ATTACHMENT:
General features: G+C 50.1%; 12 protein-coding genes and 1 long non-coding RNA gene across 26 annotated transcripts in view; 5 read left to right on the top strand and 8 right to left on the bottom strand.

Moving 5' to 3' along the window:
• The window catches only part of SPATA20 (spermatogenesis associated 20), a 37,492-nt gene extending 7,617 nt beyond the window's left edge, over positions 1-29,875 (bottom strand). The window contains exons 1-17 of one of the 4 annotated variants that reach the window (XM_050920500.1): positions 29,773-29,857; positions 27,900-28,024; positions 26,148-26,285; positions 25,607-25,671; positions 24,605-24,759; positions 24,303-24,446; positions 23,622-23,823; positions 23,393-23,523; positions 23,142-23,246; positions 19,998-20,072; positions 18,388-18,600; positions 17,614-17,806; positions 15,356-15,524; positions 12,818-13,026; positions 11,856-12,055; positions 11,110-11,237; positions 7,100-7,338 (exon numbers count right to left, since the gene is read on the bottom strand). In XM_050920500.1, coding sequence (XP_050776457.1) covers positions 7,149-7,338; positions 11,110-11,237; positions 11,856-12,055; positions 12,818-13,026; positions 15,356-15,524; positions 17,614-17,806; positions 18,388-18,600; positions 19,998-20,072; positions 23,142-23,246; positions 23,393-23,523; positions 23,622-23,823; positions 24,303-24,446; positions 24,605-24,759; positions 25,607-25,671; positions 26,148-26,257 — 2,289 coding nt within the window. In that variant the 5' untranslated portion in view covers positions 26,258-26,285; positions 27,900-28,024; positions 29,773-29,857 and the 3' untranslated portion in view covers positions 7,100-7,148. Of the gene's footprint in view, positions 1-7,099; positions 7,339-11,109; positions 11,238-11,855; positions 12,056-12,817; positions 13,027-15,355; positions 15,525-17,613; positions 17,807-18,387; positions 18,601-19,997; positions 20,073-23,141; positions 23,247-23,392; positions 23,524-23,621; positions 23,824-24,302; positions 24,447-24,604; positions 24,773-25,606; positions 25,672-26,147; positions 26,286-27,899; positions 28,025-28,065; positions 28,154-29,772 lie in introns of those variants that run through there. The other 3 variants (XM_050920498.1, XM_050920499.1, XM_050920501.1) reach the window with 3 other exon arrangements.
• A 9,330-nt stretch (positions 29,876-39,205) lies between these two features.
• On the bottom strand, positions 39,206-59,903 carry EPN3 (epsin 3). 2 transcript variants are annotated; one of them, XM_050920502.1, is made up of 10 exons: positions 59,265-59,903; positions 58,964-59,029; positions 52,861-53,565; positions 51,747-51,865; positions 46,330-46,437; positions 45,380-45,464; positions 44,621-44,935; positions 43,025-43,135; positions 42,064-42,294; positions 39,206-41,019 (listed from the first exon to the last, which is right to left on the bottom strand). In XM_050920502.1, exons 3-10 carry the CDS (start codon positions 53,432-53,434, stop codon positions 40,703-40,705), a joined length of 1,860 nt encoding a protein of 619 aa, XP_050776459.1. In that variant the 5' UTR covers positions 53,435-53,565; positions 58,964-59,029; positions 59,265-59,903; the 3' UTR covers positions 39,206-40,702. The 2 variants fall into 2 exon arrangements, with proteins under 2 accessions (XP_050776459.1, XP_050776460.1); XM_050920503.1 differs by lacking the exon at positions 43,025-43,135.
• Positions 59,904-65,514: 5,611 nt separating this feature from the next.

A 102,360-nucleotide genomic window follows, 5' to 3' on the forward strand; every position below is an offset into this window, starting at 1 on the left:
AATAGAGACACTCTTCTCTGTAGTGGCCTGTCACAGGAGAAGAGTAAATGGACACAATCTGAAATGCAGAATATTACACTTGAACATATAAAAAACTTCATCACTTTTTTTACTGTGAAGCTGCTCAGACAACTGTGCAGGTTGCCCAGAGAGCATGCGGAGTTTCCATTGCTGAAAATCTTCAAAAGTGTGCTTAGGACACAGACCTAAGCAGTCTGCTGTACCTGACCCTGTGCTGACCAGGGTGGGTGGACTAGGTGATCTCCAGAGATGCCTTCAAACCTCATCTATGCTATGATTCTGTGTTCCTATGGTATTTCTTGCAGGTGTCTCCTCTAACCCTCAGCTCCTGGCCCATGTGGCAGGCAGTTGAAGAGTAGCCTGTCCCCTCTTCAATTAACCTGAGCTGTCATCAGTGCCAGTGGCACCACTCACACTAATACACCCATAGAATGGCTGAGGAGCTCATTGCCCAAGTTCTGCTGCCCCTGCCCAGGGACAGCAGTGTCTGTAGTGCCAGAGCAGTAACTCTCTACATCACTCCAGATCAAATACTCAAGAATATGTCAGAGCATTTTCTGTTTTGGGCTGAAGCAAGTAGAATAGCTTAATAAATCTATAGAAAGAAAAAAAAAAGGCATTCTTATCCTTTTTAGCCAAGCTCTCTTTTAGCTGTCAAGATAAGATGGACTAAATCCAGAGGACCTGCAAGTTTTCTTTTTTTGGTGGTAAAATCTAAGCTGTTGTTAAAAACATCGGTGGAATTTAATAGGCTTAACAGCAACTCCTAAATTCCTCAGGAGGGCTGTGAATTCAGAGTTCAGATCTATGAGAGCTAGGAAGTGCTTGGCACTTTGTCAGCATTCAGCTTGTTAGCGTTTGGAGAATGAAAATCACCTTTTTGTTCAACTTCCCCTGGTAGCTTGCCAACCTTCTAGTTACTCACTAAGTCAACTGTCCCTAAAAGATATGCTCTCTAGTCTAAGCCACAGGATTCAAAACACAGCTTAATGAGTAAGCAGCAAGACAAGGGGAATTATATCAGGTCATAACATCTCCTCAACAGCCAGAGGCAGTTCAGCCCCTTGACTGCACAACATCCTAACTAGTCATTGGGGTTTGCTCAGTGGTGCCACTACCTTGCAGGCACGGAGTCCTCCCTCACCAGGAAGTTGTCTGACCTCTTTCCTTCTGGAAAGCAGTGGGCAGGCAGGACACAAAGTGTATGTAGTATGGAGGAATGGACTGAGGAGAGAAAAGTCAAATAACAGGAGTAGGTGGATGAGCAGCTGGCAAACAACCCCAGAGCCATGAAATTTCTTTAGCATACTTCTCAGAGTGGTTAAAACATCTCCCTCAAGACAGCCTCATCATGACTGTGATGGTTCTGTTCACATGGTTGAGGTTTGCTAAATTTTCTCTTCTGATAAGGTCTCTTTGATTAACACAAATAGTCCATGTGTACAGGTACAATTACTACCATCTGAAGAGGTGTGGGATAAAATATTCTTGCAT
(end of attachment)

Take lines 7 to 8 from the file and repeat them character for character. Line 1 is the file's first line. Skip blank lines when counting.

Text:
A 102,360-nucleotide genomic window follows, 5' to 3' on the forward strand; every position below is an offset into this window, starting at 1 on the left:
AATAGAGACACTCTTCTCTGTAGTGGCCTGTCACAGGAGAAGAGTAAATGGACACAATCTGAAATGCAGAATATTACACTTGAACATATAAAAAACTTCATCACTTTTTTTACTGTGAAGCTGCTCAGACAACTGTGCAGGTTGCCCAGAGAGCATGCGGAGTTTCCATTGCTGAAAATCTTCAAAAGTGTGCTTAGGACACAGACCTAAGCAGTCTGCTGTACCTGACCCTGTGCTGACCAGGGTGGGTGGACTAGGTGATCTCCAGAGATGCCTTCAAACCTCATCTATGCTATGATTCTGTGTTCCTATGGTATTTCTTGCAGGTGTCTCCTCTAACCCTCAGCTCCTGGCCCATGTGGCAGGCAGTTGAAGAGTAGCCTGTCCCCTCTTCAATTAACCTGAGCTGTCATCAGTGCCAGTGGCACCACTCACACTAATACACCCATAGAATGGCTGAGGAGCTCATTGCCCAAGTTCTGCTGCCCCTGCCCAGGGACAGCAGTGTCTGTAGTGCCAGAGCAGTAACTCTCTACATCACTCCAGATCAAATACTCAAGAATATGTCAGAGCATTTTCTGTTTTGGGCTGAAGCAAGTAGAATAGCTTAATAAATCTATAGAAAGAAAAAAAAAAGGCATTCTTATCCTTTTTAGCCAAGCTCTCTTTTAGCTGTCAAGATAAGATGGACTAAATCCAGAGGACCTGCAAGTTTTCTTTTTTTGGTGGTAAAATCTAAGCTGTTGTTAAAAACATCGGTGGAATTTAATAGGCTTAACAGCAACTCCTAAATTCCTCAGGAGGGCTGTGAATTCAGAGTTCAGATCTATGAGAGCTAGGAAGTGCTTGGCACTTTGTCAGCATTCAGCTTGTTAGCGTTTGGAGAATGAAAATCACCTTTTTGTTCAACTTCCCCTGGTAGCTTGCCAACCTTCTAGTTACTCACTAAGTCAACTGTCCCTAAAAGATATGCTCTCTAGTCTAAGCCACAGGATTCAAAACACAGCTTAATGAGTAAGCAGCAAGACAAGGGGAATTATATCAGGTCATAACATCTCCTCAACAGCCAGAGGCAGTTCAGCCCCTTGACTGCACAACATCCTAACTAGTCATTGGGGTTTGCTCAGTGGTGCCACTACCTTGCAGGCACGGAGTCCTCCCTCACCAGGAAGTTGTCTGACCTCTTTCCTTCTGGAAAGCAGTGGGCAGGCAGGACACAAAGTGTATGTAGTATGGAGGAATGGACTGAGGAGAGAAAAGTCAAATAACAGGAGTAGGTGGATGAGCAGCTGGCAAACAACCCCAGAGCCATGAAATTTCTTTAGCATACTTCTCAGAGTGGTTAAAACATCTCCCTCAAGACAGCCTCATCATGACTGTGATGGTTCTGTTCACATGGTTGAGGTTTGCTAAATTTTCTCTTCTGATAAGGTCTCTTTGATTAACACAAATAGTCCATGTGTACAGGTACAATTACTACCATCTGAAGAGGTGTGGGATAAAATATTCTTGCAT